Appendix:Spanish words of Italic origin

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This is a list of Spanish words borrowed (as opposed to inherited) from other Italic languages. It is further divided into words that come from Oscan and Italian. Some of these words originally existed in Latin as loanwords from other languages. Some of these words have alternate proposed etymologies.

The Vulgar Latin of the Iberian peninsula may have received an admixture of Oscan forms in its Latinate substrate.[1]

Aragonese and Spanish power-projection onto the Italian peninsula (especially the southern Italian peninsula) from medieval times onwards can account for some Spanish-language borrowings of words of Italian origin.[2] Other notable contacts arose from the major streams of Italians immigrating to Argentina from the 19th century onwards and influencing Rioplatense Spanish.



  • Octubre (October) may show traces of Oscan influence in its phonology.[3]


  • alerta, "alert"[2]
  • anchoa, "anchovy" (cf. Ital dial (Genoese) ancioa)
  • atarantar
  • arpegio
  • azufre
  • bajo
  • balcón, "balcony"[2]
  • balón, "ball"
  • birra (Rioplatense Spanish), ="beer"
  • brújula, "compass"[2]
  • capitán, "captain"[2]
  • capricho, "whim"[2]
  • centinela, "sentinel"[2]
  • chelo, from Italian cello
  • charlar, "to chat"[2]
  • charlatán
  • comparsa
  • contrabando, from older Italian contrabando (later Italian: contrabbando)[4][5]
  • cúpula, from Italian cupola
  • daga
  • escorzo
  • espagueti, from spaghetti
  • estropear, "spoil"[2]
  • fachada, "façade"[2]
  • laburar (Rioplatense Spanish), from Italian lavorare, ="to work"
  • lasaña, from lasagna
  • lava
  • millón[2]
  • mufa (Rioplatense Spanish) ="bad luck", from Italian muffa (mildew)
  • ñoqui, from gnocchi
  • novela, "novel"[2]
  • pavana
  • piano
  • pibe (Rioplatense Spanish), from Italian pive
  • pizza
  • remolacha
  • sémola
  • sonata
  • soneto, "sonnet"[2]
  • soprano
  • sufato

See also[edit]


  • "Breve diccionario etimológico de la lengua española" by Guido Gómez de Silva →ISBN


  1. ^ A History of the Spanish Language[1], 2 edition, Cambridge: Cambridge University Press, 1991, published 2002, →ISBN, page 13 of 398:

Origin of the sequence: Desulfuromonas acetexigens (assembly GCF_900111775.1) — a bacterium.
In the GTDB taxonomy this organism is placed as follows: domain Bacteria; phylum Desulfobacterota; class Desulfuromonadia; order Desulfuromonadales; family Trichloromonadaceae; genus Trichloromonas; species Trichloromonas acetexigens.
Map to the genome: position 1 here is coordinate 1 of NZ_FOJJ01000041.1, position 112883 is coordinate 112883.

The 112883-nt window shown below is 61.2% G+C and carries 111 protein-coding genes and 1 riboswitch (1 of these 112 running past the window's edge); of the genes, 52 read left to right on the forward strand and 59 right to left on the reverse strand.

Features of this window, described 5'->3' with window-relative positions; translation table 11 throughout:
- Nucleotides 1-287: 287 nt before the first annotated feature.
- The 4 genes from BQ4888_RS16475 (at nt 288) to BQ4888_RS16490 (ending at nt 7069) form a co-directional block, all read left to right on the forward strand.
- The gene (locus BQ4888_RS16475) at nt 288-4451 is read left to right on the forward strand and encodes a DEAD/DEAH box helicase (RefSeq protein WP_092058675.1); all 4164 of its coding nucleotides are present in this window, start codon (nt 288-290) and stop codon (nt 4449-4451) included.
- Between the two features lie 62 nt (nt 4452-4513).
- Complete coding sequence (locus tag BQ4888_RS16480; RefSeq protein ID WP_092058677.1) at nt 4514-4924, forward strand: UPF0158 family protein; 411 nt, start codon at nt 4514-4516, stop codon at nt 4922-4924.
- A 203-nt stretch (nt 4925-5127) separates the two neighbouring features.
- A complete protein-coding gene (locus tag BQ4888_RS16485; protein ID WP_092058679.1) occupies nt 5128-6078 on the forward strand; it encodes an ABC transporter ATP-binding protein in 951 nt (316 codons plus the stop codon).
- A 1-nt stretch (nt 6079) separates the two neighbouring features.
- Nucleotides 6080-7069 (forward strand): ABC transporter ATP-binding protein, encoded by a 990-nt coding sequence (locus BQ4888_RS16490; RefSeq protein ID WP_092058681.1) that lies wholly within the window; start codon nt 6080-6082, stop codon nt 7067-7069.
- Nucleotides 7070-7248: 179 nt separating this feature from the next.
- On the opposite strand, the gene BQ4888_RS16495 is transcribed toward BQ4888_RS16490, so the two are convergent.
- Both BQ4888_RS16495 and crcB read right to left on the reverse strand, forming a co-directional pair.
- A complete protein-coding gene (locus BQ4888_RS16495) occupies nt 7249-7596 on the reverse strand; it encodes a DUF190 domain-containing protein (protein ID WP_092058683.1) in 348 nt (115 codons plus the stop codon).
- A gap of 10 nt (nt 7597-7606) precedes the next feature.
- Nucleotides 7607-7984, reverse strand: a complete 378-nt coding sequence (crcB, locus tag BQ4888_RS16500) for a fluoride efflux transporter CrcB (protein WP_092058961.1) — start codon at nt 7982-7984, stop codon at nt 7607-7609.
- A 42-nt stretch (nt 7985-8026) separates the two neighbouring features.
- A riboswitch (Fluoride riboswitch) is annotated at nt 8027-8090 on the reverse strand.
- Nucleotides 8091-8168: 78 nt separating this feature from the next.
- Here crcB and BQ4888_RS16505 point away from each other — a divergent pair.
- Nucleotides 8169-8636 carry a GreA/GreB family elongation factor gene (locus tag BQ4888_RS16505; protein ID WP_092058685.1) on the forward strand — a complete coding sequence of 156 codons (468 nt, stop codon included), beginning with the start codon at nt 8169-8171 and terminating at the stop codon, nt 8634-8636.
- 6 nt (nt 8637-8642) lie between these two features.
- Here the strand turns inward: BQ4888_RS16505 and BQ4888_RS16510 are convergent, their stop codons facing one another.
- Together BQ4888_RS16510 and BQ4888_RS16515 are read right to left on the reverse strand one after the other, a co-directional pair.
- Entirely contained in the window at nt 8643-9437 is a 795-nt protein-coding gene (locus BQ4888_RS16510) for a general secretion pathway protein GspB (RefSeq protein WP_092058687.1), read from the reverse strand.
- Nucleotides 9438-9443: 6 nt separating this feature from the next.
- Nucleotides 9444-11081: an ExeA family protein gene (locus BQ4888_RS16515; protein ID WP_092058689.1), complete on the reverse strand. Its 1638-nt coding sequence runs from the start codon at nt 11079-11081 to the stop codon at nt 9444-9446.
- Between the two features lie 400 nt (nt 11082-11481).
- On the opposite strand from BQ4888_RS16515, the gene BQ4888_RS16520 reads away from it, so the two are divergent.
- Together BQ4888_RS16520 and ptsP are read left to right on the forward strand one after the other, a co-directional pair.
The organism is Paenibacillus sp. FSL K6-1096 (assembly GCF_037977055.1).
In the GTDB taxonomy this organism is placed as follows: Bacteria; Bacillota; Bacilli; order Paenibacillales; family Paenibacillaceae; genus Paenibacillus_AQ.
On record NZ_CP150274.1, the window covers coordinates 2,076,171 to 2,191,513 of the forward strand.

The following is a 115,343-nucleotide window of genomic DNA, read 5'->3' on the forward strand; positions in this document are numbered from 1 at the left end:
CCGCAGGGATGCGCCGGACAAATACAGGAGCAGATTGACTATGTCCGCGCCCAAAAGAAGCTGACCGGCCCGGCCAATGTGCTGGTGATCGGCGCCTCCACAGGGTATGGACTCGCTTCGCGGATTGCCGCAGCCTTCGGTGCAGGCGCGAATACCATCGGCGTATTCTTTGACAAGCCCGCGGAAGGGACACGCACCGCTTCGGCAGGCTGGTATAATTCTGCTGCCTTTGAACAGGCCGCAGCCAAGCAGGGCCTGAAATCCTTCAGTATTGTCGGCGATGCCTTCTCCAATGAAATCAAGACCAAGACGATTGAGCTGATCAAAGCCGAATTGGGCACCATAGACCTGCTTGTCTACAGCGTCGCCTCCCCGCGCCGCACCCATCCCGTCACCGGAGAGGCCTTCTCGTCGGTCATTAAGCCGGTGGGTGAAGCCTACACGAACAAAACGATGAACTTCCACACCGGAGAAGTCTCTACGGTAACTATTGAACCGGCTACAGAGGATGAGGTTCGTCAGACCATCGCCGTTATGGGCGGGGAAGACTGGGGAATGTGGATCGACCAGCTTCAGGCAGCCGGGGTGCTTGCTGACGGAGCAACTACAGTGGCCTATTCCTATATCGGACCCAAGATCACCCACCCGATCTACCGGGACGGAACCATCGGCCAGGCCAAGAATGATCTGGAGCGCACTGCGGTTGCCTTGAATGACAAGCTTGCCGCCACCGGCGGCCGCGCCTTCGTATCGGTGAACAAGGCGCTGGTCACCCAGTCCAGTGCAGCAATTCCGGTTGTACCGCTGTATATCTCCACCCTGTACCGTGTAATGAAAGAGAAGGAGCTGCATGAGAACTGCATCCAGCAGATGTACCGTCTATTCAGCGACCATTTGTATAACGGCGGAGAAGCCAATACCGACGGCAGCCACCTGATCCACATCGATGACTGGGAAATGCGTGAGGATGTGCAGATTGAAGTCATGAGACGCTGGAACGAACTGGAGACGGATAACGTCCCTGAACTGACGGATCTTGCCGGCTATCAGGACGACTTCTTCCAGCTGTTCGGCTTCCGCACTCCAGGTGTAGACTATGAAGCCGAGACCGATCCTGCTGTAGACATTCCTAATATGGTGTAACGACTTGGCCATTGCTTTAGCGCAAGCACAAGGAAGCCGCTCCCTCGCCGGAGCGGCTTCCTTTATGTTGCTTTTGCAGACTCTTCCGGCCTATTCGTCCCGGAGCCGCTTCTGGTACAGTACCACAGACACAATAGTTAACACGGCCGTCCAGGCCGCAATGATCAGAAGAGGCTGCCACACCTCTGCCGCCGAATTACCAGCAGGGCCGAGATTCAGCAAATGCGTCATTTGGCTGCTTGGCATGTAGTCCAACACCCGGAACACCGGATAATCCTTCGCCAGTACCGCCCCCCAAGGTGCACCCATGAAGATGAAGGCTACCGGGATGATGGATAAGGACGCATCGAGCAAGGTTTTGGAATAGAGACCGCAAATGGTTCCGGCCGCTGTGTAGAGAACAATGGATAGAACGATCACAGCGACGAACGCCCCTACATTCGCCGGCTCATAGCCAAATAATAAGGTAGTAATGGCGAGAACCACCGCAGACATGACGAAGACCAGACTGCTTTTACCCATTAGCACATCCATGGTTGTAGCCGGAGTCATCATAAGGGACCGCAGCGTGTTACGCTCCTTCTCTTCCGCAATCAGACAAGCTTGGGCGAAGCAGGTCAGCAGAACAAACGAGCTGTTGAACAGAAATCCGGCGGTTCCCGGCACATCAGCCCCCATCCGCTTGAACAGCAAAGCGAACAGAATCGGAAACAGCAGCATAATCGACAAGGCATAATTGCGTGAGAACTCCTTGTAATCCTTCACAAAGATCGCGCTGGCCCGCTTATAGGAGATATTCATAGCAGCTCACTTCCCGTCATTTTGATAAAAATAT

[...] since it seems likely that many Roman soldiers and settlers who canme to Spain were drawn from areas of Italy where Latin was spoken bilingually with Oscan or Umbrian, it has been claimed that the Latin of such speakers was likely to have contained non-standard features resulting from this bilingual contact. A detailed case of this kind can be seen in Menendez Pidal (1960) [...] However, it cannot be said that there is general agreement on the origin of any of the instances of putative Osco-Umbrian influence so far adduced.
  2. 2.00 2.01 2.02 2.03 2.04 2.05 2.06 2.07 2.08 2.09 2.10 2.11 2.12 Stevenson, C. H. (1970) The Spanish Language Today (Modern Languages), London: Hutchinson University Library, →ISBN, page 119 of 146:
    Also during the Middle Ages contact grew with Italy, where the new, expanding kingdom of Catalonia, often in unity with Aragon, conquered all of southern Italy with Sicily and Sardinia [...] Castilian and Catalan words passed into Italian. Later, during the Renaissance the flow would be in the other direction with introductions such as capitán, [...] centinela, [...] alerta, [...] millón (replacing cuento) [...] fachada, [...] balcón, [...] brújula, [...] novela, [...] soneto, [...] capricho, [...] charlar, [...] estropear [...].
  3. ^ A History of the Spanish Language[2], 2 edition, Cambridge: Cambridge University Press, 1991, published 2002, →ISBN, page 40 of 398: “Octubre 'October', possibly from an Oscan-influenced form of Lat. OCTOBER, namely 'OCTUBER' [...] provided early medieval ochubre. As a result of influence from OCTOBER, as read aloud, ochubre was modified to semi-learned octubre.”
  4. ^ Compare "contraband" (noun) in the Oxford English Dictionary, second edition, 1989
  5. ^ Skeat, Walter William (1879) An etymological dictionary of the English language, Oxford University Press, published 1968, page 771 of 780: “Spanish from Italian from Latin: contraband.”